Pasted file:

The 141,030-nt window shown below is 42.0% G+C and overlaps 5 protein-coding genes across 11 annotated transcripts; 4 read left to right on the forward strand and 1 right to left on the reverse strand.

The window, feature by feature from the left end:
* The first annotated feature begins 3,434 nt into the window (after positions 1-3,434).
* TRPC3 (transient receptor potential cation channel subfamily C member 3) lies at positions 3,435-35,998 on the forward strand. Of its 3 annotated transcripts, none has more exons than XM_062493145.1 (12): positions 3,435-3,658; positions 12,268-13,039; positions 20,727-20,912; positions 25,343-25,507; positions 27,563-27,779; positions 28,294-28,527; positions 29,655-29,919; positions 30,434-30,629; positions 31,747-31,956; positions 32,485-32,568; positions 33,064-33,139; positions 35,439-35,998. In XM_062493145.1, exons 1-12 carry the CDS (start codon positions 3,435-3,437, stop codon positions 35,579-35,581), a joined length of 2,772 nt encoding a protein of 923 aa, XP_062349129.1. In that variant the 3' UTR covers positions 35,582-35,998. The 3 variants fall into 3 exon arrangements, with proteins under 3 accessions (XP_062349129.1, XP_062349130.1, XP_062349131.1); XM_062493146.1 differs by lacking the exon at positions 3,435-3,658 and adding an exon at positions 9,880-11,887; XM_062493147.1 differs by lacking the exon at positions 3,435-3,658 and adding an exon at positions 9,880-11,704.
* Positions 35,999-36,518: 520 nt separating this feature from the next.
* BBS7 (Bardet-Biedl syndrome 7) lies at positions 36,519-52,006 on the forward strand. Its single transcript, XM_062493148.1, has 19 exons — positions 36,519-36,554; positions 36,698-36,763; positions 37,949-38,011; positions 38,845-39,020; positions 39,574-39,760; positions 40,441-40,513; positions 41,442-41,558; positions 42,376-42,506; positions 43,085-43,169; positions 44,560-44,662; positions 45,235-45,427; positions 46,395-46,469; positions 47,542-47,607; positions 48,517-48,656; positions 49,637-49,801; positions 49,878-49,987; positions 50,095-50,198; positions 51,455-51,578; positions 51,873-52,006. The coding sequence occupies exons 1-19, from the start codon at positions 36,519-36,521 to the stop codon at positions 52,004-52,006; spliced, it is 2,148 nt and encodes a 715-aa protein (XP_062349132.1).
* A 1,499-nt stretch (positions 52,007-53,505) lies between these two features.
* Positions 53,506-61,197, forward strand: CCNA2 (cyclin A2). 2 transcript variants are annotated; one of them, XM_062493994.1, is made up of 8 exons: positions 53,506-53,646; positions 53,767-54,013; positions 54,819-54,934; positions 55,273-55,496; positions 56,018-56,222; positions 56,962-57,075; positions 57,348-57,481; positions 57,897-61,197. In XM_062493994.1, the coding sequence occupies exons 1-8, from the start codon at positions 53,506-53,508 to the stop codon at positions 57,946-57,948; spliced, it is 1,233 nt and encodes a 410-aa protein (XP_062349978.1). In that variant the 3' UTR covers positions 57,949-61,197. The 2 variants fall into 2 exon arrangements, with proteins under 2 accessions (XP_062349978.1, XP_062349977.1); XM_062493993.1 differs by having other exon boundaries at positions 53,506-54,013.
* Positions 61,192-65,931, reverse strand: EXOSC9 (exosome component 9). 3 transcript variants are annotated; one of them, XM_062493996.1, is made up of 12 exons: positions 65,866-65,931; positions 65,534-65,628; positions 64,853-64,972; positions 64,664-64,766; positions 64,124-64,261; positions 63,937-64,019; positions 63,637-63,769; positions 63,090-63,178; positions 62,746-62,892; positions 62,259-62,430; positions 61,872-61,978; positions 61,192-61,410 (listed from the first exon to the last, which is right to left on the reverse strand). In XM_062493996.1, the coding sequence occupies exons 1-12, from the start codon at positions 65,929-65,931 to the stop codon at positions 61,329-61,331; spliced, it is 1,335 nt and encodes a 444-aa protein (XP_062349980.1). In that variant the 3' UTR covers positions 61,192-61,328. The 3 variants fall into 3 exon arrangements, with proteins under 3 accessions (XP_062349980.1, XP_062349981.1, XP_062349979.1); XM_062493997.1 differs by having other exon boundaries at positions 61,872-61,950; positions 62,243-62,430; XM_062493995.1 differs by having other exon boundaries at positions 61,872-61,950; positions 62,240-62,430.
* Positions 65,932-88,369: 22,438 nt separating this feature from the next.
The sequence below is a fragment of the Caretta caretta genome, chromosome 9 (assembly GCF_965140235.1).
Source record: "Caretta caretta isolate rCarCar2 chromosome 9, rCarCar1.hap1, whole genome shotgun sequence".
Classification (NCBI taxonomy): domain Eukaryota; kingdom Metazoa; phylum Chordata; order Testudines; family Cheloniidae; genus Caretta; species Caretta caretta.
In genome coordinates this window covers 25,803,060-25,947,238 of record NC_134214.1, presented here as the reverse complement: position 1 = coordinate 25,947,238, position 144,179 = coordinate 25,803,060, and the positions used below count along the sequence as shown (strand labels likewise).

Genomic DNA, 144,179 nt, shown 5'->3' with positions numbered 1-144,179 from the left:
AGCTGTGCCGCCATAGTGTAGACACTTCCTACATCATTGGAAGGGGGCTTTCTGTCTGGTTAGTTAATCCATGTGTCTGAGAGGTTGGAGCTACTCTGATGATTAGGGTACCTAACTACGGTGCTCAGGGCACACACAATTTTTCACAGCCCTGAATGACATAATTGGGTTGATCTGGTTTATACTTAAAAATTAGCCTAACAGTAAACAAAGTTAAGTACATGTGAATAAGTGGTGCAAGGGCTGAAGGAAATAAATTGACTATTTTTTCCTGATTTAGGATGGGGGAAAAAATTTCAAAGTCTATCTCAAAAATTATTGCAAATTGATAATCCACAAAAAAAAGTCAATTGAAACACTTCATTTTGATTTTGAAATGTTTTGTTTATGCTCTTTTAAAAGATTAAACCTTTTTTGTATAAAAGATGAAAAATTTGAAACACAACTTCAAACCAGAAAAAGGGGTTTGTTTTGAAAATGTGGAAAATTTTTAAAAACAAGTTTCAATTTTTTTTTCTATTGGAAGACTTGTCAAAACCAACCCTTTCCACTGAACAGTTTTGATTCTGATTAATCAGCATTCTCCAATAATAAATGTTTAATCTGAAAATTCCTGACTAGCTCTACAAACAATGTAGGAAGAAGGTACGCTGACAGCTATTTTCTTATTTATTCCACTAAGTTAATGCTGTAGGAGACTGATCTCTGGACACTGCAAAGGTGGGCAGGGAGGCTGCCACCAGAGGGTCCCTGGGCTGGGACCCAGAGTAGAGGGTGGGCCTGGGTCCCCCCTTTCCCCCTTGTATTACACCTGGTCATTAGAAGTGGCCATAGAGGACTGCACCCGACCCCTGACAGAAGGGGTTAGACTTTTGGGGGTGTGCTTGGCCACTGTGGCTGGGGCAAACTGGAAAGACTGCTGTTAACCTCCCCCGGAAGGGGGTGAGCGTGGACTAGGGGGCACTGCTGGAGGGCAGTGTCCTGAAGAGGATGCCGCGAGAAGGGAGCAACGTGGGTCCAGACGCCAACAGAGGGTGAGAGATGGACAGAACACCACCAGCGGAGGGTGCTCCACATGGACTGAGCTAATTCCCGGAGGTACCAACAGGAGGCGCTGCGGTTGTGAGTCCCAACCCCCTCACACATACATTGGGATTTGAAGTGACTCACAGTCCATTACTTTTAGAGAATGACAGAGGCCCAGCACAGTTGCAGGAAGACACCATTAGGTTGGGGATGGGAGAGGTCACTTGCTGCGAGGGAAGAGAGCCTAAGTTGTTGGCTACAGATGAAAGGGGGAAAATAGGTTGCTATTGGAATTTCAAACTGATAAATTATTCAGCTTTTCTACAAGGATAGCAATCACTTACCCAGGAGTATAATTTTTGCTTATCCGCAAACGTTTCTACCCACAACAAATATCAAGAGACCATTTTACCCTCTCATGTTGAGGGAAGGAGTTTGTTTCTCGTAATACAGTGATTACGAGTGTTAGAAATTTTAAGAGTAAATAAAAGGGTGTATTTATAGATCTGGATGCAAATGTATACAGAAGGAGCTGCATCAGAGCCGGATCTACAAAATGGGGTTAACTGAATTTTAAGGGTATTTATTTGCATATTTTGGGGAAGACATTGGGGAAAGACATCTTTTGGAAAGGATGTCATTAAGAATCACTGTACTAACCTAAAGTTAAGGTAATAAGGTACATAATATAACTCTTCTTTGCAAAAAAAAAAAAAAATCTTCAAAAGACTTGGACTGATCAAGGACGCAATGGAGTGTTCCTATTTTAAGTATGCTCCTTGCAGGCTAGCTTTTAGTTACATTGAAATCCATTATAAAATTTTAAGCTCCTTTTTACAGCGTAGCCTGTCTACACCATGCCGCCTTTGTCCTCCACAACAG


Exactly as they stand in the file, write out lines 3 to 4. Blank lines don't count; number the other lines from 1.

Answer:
* The first annotated feature begins 3,434 nt into the window (after positions 1-3,434).
* TRPC3 (transient receptor potential cation channel subfamily C member 3) lies at positions 3,435-35,998 on the forward strand. Of its 3 annotated transcripts, none has more exons than XM_062493145.1 (12): positions 3,435-3,658; positions 12,268-13,039; positions 20,727-20,912; positions 25,343-25,507; positions 27,563-27,779; positions 28,294-28,527; positions 29,655-29,919; positions 30,434-30,629; positions 31,747-31,956; positions 32,485-32,568; positions 33,064-33,139; positions 35,439-35,998. In XM_062493145.1, exons 1-12 carry the CDS (start codon positions 3,435-3,437, stop codon positions 35,579-35,581), a joined length of 2,772 nt encoding a protein of 923 aa, XP_062349129.1. In that variant the 3' UTR covers positions 35,582-35,998. The 3 variants fall into 3 exon arrangements, with proteins under 3 accessions (XP_062349129.1, XP_062349130.1, XP_062349131.1); XM_062493146.1 differs by lacking the exon at positions 3,435-3,658 and adding an exon at positions 9,880-11,887; XM_062493147.1 differs by lacking the exon at positions 3,435-3,658 and adding an exon at positions 9,880-11,704.